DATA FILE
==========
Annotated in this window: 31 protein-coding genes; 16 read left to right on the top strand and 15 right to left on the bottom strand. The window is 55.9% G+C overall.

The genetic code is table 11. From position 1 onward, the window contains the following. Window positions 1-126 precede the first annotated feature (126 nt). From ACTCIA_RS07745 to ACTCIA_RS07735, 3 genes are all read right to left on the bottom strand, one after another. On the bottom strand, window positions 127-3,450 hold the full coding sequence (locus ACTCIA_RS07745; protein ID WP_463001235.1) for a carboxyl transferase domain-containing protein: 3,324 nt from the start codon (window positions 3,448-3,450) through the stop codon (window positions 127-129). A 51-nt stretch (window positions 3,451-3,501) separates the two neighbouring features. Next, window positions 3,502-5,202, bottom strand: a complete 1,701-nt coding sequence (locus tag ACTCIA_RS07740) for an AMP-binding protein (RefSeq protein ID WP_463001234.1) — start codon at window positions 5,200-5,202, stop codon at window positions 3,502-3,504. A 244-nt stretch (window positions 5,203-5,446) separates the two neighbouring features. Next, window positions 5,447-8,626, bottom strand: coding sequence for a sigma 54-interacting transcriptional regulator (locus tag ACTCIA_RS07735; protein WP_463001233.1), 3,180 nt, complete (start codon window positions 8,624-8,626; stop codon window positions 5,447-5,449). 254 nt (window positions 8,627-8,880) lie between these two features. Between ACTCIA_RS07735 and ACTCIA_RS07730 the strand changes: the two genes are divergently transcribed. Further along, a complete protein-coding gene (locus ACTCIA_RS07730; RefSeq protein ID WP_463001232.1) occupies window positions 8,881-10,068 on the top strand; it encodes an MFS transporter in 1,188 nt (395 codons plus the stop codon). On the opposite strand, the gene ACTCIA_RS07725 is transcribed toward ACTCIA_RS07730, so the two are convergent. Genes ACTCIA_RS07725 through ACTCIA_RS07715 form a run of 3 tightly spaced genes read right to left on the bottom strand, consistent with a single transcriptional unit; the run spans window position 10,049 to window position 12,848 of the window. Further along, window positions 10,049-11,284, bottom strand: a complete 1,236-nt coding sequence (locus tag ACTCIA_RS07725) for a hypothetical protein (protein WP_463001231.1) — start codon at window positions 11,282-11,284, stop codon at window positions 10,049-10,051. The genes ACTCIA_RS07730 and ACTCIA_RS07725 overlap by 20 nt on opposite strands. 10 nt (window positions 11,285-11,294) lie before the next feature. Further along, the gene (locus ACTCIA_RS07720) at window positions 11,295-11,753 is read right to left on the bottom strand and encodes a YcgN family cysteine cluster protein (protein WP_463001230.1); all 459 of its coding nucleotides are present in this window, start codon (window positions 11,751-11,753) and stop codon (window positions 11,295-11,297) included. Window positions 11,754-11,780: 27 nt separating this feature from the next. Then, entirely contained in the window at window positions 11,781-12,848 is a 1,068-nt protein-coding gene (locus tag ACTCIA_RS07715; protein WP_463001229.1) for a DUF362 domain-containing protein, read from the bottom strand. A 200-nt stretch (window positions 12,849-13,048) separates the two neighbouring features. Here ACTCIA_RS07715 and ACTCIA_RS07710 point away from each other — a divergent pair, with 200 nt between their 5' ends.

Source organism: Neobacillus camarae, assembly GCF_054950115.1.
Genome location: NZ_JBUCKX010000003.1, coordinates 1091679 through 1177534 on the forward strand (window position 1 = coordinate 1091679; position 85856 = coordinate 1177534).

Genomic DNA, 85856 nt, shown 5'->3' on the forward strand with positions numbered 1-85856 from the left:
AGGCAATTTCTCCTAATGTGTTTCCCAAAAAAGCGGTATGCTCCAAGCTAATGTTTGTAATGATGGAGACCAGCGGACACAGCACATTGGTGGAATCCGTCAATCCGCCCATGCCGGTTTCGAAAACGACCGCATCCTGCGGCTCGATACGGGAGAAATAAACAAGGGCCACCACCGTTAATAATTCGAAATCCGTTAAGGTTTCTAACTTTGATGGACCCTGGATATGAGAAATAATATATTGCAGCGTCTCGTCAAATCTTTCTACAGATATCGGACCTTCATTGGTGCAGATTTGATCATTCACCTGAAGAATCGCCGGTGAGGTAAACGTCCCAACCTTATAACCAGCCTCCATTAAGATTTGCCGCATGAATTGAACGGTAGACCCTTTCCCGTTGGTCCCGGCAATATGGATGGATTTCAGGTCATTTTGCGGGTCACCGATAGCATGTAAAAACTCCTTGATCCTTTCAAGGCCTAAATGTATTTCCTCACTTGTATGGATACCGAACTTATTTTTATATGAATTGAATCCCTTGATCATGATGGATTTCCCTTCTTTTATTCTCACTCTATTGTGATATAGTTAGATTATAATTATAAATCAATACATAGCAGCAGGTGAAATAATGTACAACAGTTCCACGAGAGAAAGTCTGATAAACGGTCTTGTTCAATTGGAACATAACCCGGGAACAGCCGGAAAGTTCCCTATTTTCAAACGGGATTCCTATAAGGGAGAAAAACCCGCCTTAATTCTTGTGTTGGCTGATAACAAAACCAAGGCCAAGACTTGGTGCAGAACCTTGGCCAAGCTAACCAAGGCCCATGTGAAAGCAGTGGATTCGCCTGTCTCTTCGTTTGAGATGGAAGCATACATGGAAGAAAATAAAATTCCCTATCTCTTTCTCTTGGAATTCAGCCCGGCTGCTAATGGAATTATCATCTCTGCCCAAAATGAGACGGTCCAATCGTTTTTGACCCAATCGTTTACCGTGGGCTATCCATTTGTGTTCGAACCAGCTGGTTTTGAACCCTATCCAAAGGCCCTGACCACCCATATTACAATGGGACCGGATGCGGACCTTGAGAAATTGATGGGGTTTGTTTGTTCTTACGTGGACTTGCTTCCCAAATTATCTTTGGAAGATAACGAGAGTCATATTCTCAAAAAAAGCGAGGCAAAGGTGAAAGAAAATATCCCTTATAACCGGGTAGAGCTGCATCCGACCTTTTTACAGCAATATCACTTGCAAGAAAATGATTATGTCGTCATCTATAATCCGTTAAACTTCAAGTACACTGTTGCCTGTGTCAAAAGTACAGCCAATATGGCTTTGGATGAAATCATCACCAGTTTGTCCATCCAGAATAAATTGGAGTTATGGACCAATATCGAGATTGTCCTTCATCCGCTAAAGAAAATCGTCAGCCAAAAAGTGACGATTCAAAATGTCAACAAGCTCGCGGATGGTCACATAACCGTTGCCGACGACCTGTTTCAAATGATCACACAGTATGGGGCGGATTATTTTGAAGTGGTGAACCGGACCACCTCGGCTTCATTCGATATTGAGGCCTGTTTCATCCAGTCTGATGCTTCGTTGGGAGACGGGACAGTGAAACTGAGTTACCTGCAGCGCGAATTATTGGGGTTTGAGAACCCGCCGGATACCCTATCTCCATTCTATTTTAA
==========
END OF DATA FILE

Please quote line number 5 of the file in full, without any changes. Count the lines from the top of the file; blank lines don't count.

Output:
Genomic DNA, 85856 nt, shown 5'->3' on the forward strand with positions numbered 1-85856 from the left: